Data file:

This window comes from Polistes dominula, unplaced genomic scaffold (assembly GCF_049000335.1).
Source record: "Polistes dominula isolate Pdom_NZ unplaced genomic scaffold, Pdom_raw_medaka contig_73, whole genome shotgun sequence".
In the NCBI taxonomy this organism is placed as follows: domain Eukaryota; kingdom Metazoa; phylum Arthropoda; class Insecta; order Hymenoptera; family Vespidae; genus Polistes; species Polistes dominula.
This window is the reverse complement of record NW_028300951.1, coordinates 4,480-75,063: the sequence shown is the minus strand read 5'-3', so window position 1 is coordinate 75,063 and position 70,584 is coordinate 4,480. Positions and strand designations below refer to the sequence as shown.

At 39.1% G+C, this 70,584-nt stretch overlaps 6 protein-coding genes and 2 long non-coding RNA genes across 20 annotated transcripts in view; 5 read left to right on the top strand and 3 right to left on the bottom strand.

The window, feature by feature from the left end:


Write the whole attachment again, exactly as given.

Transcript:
This window comes from Polistes dominula, unplaced genomic scaffold (assembly GCF_049000335.1).
Source record: "Polistes dominula isolate Pdom_NZ unplaced genomic scaffold, Pdom_raw_medaka contig_73, whole genome shotgun sequence".
In the NCBI taxonomy this organism is placed as follows: domain Eukaryota; kingdom Metazoa; phylum Arthropoda; class Insecta; order Hymenoptera; family Vespidae; genus Polistes; species Polistes dominula.
This window is the reverse complement of record NW_028300951.1, coordinates 4,480-75,063: the sequence shown is the minus strand read 5'-3', so window position 1 is coordinate 75,063 and position 70,584 is coordinate 4,480. Positions and strand designations below refer to the sequence as shown.

At 39.1% G+C, this 70,584-nt stretch overlaps 6 protein-coding genes and 2 long non-coding RNA genes across 20 annotated transcripts in view; 5 read left to right on the top strand and 3 right to left on the bottom strand.

The window, feature by feature from the left end: